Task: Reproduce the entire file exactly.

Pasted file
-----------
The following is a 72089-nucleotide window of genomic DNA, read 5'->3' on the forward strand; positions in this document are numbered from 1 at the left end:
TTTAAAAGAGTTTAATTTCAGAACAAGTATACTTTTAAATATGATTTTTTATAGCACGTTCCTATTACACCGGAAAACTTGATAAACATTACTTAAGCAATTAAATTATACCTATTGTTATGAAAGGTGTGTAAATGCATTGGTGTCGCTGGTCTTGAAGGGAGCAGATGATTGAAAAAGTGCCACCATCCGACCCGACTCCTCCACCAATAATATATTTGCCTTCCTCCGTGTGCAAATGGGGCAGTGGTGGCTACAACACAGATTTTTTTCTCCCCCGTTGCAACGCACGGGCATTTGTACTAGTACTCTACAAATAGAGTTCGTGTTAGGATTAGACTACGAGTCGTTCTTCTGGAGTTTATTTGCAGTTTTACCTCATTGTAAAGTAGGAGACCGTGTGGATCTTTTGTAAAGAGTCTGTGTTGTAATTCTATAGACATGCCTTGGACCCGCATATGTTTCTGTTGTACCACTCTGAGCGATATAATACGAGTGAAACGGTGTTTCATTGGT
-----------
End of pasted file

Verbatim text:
The following is a 72089-nucleotide window of genomic DNA, read 5'->3' on the forward strand; positions in this document are numbered from 1 at the left end:
TTTAAAAGAGTTTAATTTCAGAACAAGTATACTTTTAAATATGATTTTTTATAGCACGTTCCTATTACACCGGAAAACTTGATAAACATTACTTAAGCAATTAAATTATACCTATTGTTATGAAAGGTGTGTAAATGCATTGGTGTCGCTGGTCTTGAAGGGAGCAGATGATTGAAAAAGTGCCACCATCCGACCCGACTCCTCCACCAATAATATATTTGCCTTCCTCCGTGTGCAAATGGGGCAGTGGTGGCTACAACACAGATTTTTTTCTCCCCCGTTGCAACGCACGGGCATTTGTACTAGTACTCTACAAATAGAGTTCGTGTTAGGATTAGACTACGAGTCGTTCTTCTGGAGTTTATTTGCAGTTTTACCTCATTGTAAAGTAGGAGACCGTGTGGATCTTTTGTAAAGAGTCTGTGTTGTAATTCTATAGACATGCCTTGGACCCGCATATGTTTCTGTTGTACCACTCTGAGCGATATAATACGAGTGAAACGGTGTTTCATTGGT